The year-on-year growth in total resource flow from SCBs to the commercial sector was 28.9 per cent up to October 10, 2008 over and above the growth of 21.9 per cent a year ago. During the current financial year, banks' investments in instruments issued by all-India financial institutions and mutual funds declined by Rs.11,411 crore as against an increase of Rs.51,656 crore in the corresponding period of the previous year.
Additional resources raised by corporates in the form of external commercial borrowings (ECBs) was lower at Rs.6,494 crore (US $ 1.6 billion) during April-June 2008 as compared with Rs.28,822 crore (US $ 7.0 billion) during the corresponding period last year. An amount of Rs.4,652 crore (US $ 1.1 billion) was mobilised through issuance of American Depository Receipts/Global Depository Receipts (ADRs/GDRs) during April-September 2008 as compared with Rs.11,284 crore (US $ 2.8 billion) raised during the corresponding period last year.
Aggregate deposits of SCBs increased by 21.6 per cent (Rs.6,15,263 crore) on a year-on-year basis up to October 10, 2008 as compared with 24.7 per cent (Rs.5,65,124 crore) a year ago. On a financial year basis, aggregate deposits rose by 8.5 per cent (Rs.2,72,420 crore) as compared with an increase of 9.3 per cent (Rs.2,42,163 crore) in the corresponding period of the previous year.
The share of savings deposits in total deposits has been declining and there appears to be some migration from small savings instruments to term deposits with banks where the rates of return are relatively more attractive. The incremental annual credit-deposit ratio increased to 96.2 per cent on October 10, 2008 from 66.8 per cent a year ago.
SCBs' incremental investment in Government and other approved securities during 2008-09 up to October 10, 2008 was Rs.9,201 crore as against Rs.1,56,236 crore in the corresponding period last year. The ratio of such investments to aggregate deposits on an incremental basis was 3.4 per cent which was much lower than 64.5 per cent in the corresponding period last year.
Adjusting for collateral securities under the liquidity adjustment facility (LAF) operations, however, statutory liquidity ratio (SLR) investments increased by Rs.80,176 crore during 2008-09 so far as against the increase of Rs.90,806 crore in the corresponding period last year. Inclusive of LAF collateral securities on an outstanding basis, SCBs' holdings of SLR securities amounted to Rs.10,72,416 crore or 28.2 per cent of net demand and time liabilities (NDTL) on October 10, 2008 implying an excess of Rs.1,20,870 crore or 3.2 per cent of NDTL over the prescribed SLR of 25 per cent of NDTL.
Money supply (M3) increased by 20.3 per cent on a year-on-year basis up to October 10, 2008, lower than 21.9 per cent a year ago but above the indicative projection of 17.0 per cent set out in the Annual Policy Statement of April 2008. On a financial year basis, M3 increased by 7.7 per cent (Rs.3,07,403 crore) up to October 10, 2008 as compared with the increase of 8.1 per cent (Rs.2,68,694 crore) in the corresponding period of the previous year.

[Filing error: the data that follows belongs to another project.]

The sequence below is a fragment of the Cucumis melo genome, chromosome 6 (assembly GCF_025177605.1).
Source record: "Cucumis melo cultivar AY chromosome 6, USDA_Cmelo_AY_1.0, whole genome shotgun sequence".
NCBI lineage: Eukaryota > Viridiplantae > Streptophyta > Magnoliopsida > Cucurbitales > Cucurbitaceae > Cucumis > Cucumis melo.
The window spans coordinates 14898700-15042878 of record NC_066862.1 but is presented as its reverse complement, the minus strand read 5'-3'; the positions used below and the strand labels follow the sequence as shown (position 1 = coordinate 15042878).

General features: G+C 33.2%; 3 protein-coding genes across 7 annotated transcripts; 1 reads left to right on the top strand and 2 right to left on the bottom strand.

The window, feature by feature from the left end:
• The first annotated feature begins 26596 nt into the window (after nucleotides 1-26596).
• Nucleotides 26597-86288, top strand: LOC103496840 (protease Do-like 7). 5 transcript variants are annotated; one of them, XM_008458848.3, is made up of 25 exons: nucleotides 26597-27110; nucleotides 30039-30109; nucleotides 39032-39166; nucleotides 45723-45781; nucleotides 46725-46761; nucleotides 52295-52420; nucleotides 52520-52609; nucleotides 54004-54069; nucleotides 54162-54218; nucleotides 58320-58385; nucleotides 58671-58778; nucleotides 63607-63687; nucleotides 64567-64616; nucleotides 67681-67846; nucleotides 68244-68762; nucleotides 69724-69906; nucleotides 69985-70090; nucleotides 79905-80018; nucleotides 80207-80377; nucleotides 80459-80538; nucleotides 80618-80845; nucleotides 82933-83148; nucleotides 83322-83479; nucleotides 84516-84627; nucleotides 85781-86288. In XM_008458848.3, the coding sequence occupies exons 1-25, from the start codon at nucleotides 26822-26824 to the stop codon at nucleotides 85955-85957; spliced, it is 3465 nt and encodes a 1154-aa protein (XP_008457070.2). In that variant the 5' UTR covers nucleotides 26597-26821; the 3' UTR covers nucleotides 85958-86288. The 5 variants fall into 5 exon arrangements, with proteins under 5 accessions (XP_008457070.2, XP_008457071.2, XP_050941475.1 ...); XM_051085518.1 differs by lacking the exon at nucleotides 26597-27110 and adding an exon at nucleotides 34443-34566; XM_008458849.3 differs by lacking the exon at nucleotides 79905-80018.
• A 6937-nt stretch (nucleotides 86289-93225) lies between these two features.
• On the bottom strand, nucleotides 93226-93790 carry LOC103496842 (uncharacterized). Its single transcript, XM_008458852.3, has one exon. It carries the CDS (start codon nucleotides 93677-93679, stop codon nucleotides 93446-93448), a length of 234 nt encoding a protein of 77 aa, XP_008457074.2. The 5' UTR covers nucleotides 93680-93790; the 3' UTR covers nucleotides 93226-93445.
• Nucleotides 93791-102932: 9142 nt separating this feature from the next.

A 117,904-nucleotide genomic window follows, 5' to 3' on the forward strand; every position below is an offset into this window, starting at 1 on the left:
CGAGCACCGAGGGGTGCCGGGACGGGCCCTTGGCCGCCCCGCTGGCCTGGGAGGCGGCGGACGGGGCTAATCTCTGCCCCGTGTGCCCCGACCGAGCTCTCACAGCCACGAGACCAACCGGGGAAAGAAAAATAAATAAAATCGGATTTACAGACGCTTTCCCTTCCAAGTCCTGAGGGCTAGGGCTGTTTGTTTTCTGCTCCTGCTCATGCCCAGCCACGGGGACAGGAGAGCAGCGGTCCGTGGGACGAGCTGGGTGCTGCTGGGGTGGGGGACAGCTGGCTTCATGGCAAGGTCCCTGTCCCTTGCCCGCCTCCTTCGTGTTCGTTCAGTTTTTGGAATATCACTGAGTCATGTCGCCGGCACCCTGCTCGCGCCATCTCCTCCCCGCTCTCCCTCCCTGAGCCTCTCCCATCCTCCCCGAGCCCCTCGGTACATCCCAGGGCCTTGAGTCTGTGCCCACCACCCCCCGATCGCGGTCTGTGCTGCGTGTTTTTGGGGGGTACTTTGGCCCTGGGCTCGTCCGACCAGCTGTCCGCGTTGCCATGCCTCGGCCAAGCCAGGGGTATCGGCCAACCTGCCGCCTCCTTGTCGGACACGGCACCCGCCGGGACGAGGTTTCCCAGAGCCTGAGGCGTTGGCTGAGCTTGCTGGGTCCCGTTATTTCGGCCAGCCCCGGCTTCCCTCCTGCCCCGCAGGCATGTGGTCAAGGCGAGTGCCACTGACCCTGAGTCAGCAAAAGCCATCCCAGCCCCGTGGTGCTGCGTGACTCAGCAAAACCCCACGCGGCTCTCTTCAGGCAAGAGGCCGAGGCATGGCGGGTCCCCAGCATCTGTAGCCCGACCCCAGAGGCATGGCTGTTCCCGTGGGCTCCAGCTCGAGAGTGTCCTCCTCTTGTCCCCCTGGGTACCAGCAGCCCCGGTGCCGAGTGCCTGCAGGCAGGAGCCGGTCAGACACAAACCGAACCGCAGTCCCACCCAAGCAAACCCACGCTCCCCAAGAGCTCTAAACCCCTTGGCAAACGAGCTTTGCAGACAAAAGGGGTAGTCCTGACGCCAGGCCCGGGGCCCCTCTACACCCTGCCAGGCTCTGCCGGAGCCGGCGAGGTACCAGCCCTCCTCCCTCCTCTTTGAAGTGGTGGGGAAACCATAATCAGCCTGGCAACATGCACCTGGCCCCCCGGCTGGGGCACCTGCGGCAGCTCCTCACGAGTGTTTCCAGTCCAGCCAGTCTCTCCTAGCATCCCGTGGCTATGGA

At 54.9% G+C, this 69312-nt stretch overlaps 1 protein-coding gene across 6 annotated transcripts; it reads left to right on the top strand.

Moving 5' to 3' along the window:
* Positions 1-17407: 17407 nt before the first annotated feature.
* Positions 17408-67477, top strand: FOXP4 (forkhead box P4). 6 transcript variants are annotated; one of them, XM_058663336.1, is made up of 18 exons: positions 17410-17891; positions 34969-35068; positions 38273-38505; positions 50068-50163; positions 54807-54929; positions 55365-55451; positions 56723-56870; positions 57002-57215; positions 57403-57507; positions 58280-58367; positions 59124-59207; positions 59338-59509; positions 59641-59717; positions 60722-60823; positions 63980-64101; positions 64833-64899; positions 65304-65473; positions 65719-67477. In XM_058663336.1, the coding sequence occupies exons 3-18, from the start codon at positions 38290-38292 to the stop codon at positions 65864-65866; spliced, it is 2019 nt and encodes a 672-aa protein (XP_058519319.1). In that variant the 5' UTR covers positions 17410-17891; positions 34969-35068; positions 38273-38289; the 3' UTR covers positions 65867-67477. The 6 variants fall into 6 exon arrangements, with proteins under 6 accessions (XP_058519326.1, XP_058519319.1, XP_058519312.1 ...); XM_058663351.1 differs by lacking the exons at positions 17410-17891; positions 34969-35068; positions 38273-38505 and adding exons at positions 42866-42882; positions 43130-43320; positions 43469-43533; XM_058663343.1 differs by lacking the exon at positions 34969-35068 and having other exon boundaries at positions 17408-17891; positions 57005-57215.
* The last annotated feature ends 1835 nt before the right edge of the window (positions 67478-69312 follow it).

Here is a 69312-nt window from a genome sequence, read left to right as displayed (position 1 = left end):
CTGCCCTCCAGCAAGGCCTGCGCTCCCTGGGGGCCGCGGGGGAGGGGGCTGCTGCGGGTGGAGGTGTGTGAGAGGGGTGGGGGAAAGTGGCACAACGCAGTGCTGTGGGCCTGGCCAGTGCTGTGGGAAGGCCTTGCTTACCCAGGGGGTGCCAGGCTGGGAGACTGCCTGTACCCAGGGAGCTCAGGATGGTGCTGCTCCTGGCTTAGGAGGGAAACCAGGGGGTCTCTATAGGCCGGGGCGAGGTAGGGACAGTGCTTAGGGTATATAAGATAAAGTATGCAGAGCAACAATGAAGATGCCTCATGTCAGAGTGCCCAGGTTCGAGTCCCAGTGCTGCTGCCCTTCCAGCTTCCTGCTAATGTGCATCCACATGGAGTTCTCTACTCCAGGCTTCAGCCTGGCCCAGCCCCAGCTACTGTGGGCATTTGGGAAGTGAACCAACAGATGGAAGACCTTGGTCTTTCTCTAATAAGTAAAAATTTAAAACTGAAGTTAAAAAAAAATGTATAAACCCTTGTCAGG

Reserve money increased by 17.6 per cent on a year-on-year basis as on October 17, 2008 as compared with 24.4 per cent a year ago. On a financial year basis, reserve money declined by 2.9 per cent (Rs.27,296 crore) up to October 17, 2008 as compared with the increase of 8.1 per cent (Rs.57,189 crore) in the corresponding period of the previous year.
Among the components of reserve money, currency in circulation registered a higher growth of 7.3 per cent (Rs.43,095 crore) as compared with 4.5 per cent (Rs.22,702 crore). Bankers' deposits with the Reserve Bank declined by 20.3 per cent (Rs.66,793 crore) against an increase of 18.7 per cent (Rs.36,984 crore) in the corresponding period last year. Among the sources of reserve money, the Reserve Bank's net credit to the Central Government increased by Rs.15,534 crore as against a decline of Rs.1,43,116 crore in the corresponding period last year.
Adjusted for transactions under the LAF, however, the Reserve Bank's credit to the Central Government showed an increase of Rs.57,244 crore, mainly on account of securities received under special market operations (SMO) and reduction in cash balances of the Government of India with the Reserve Bank. The Reserve Bank's net foreign exchange assets (NFEA) increased by Rs.93,402 crore as compared with an increase of Rs.1,71,080 crore during the corresponding period of the previous year.
Adjusted for revaluation of foreign currency assets, however, NFEA declined by Rs.34,556 crore as compared with an increase of Rs.2,17,201 crore during the corresponding period of the previous year. The ratio of NFEA to currency increased marginally from 209.2 per cent on March 31, 2008 to 209.7 per cent by October 17, 2008.